- Adams, Neil, INCARNA, with Delia Silvan, Phoebe Robinson, Lee Serle, Abbie Sherwood and graduating students from the VCA. 2005.
- Healey, Sue, Circum-stance, dance film with Shona Erskine and Victor Bramich. 2003.
- Healey, Sue, Fine Line, dance film with Shona Erskine and Victor Bramich, 2003. (Best Dance film, Ausdance Awards 2003; Il Coreografo Elettronico, Italy 2004; Reeldance Australia 2004.)
- Healey, Sue, Fine Line Terrain with Shona Erskine, Victor Bramich, Lisa Griffi ths, Nelson Reguera Perez, Nalina Wait (pictured). Composer, Darrin Verhagen. 2003.
- Adams N. INCARNA: Investigating spatial realization in choreography. Unpublished doctoral dissertation, Victorian College of the Arts, 2006.
- Glass R. The Audience Response Tool (ART): the Impact of choreographic intention, information, and dance expertise on psychological reactions to contemporary dance. Unpublished doctoral dissertation, University of Western Sydney, 2006.
- Grove R, Stevens C, McKechnie S. (eds). Thinking in four dimensions: creativity and cognition in contemporary dance. Carlton: Melbourne University Press, 2005.
- Grove R. A night out. In: Craven P (ed): Best Australian Essays of 2002. Melbourne, 2003, pp. 118-129.
- Healey S. Quantum Leapers. Documentary screened on ABCTV “Sunday Afternoon”, September 2005.
- McKechnie S From grand narratives to grands changements. Australia New Zealand Dance Research Society Journal, Auckland, 2004.
Intention and serendipity, 2005 – 2008
Team Leader: Catherine Stevens
Chief Investigators: Catherine Stevens, Robin Grove and Shirley McKechnie
Improvisation afforded a portal for investigating development of kinetic, cognitive and emotional intelligences, along with empowering identity formation, social and cultural-political awareness among young dancers. Tracking the “tooling up” of bodies and recurrent conceiving of meanings and purpose from rehearsal to performance provided rich descriptions plus images for embodied metaphors of the arts, local communities, cultural contexts towards attainment of choreographic literacies/skills. Nietzsche’s concept of a visceral mind or embodied intelligence that spirited “God’s athletes”—Duncan, Graham, Wigman, St Denis and others on the world stage—is here telescoped through legacies of Bodenwieser.
The way people view and construct meaning in dance is under investigation (Vincs et al. 2007). Observers’ levels of ‘engagement’ indicate that, given the complex multimodality and intertextuality of dance as a ‘language’, there is a surprisingly high degree of agreement between respondents. One of the features of these responses is the occurrence of ‘gem moments’, during which levels of engagement increase suddenly across a group of observers.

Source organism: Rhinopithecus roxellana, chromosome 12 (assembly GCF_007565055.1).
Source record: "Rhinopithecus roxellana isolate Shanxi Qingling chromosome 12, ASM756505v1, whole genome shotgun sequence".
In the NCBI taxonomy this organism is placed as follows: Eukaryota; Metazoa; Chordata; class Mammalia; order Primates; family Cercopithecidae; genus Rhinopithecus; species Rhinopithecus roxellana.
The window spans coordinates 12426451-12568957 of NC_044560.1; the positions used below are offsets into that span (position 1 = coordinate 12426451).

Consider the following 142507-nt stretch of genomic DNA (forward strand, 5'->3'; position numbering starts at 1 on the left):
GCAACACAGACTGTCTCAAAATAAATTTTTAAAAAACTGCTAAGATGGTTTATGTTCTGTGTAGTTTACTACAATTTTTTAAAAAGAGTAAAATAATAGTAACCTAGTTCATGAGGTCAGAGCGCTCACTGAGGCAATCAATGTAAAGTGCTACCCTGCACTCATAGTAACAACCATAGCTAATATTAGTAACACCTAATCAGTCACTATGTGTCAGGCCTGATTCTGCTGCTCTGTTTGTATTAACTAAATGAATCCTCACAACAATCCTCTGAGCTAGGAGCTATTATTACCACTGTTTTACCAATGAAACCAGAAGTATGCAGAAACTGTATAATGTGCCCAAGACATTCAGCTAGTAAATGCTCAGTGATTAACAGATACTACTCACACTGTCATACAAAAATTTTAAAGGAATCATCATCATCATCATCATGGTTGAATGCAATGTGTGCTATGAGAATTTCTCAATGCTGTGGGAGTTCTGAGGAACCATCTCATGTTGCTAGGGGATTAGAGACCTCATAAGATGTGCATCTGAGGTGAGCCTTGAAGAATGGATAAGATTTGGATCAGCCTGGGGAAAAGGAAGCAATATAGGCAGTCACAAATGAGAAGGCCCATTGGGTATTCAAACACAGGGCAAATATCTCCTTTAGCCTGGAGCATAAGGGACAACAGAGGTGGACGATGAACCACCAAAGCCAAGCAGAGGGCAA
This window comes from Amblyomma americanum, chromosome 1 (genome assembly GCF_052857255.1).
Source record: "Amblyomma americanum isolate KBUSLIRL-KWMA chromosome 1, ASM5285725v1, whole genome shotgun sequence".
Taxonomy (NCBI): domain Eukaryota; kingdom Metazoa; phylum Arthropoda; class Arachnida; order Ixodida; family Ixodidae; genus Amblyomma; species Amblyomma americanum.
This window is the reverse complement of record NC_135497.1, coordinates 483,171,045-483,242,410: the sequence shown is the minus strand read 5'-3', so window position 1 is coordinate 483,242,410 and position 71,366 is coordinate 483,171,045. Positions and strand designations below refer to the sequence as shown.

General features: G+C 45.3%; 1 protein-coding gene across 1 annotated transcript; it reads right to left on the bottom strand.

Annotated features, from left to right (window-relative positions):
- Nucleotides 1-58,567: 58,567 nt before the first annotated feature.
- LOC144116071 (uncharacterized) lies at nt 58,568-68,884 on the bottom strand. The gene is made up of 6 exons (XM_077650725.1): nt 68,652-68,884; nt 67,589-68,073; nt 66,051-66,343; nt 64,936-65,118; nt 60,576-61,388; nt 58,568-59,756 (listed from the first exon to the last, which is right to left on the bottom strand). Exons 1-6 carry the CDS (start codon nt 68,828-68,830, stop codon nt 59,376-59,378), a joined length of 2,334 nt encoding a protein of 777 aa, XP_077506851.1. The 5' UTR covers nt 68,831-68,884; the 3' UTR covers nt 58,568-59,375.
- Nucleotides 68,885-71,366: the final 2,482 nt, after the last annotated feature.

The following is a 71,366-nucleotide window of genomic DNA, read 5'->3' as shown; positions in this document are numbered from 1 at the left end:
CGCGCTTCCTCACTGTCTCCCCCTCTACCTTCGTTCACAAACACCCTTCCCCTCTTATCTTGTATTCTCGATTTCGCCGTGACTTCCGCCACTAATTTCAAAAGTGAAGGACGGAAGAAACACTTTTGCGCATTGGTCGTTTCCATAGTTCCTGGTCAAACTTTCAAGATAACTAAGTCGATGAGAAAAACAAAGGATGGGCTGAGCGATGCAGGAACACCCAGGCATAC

- Landscape (2006) and Unspeakable (2007) Quantum Leap Youth Choreographic Ensemble (pictured), Canberra Theatre Centre.
- Precipice Improvisation Festival, The Australian Choreographic Centre (TACC), 2006, 2007.
- Soft Landing, Sol Ulbrich and dancers, 2007, 2008.
- Healey Sue, 13 & 32, film with Tom Hodgson, James Batchelor, 2006.
- Lehrer Jacob, Corbet David, Excavate: A Two Man Dig, TACC, May, 2006.
- Lester, Garry, Documentation-Margaret Barr, UWS, 2007.
- Morrish, Andrew, Trotman, Peter, The Shortest Shrift, TACC, Oct. 2007.
- Vincs, Kim, Delbridge M. The Silk Road Project, Deakin Univ., Dec. 2007.
- Erskine S. Identity formation in the adolescent dancer. Unpublished doctoral dissertation, University of Melbourne, 2007.
- McKechnie S. Thinking bodies, dancing minds. Brolga: An Australian Journal about Dance. 2007;27:38-46.
- Stevens C, McKechnie S. (2005). Thinking in action: thought made visible in contemporary dance. Cognitive Processing. 2005;6(4):243-252.
- Vincs K, Schubert E, Stevens C. Engagement and the ‘gem’ moment: how do dance students view and respond to dance in real time? In: Solomon R, Solomon J (eds): Proc 17th Annual Meeting Intl Assoc Dance Medicine & Science. Canberra, 2007, pp. 230-234.
Recordings and media
- Erskine Shona. 14 x audio interviews (with transcripts) of adolescent dancers, and leaders of the Quantum Leap Youth Choreographic Ensemble, June-August, 2004.
- Healey Sue. Fine Line, dance film, 2003.
- Healey Sue. Circum-stance, dance film, 2003.
- Healey Sue. Quantum Leapers, documentary, 2005.
- McKechnie Shirley. (Interviewer, Audio recording) Oral History Series, 2003, Archives of the Oral History Department, National Library of Australia: Sue Healey, Michelle Heaven, Margie Medlin, Chrissie Parrott, Hellen Sky & John McCormick, Anna Smith.
- Mitchell Natasha. The Dancing Brain ABC Radio “All in the Mind”, 19 March 2005.
- Audience Response Tool (ART)—psychometric instrument for recording qualitative and quantitative reactions to live performance (Glass, 2006).
- Portable Audience Response Facility (pARF)—20 custom programmed PDAs for recording continuous responses to live performance along one or two dimensions (Stevens, Schubert, & Chen).
- Prof Shirley McKechnie OAM, FAHA, Victorian College of the Arts
- Robin Grove, University of Melbourne
- A/Prof Catherine Stevens, University of Western Sydney
- Dr Stephen Malloch, University of Western Sydney
- Dr Kim Vincs, Deakin University
- Dr Emery Schubert, University of New South Wales
- Dr Josephine Milne-Home, University of Western Sydney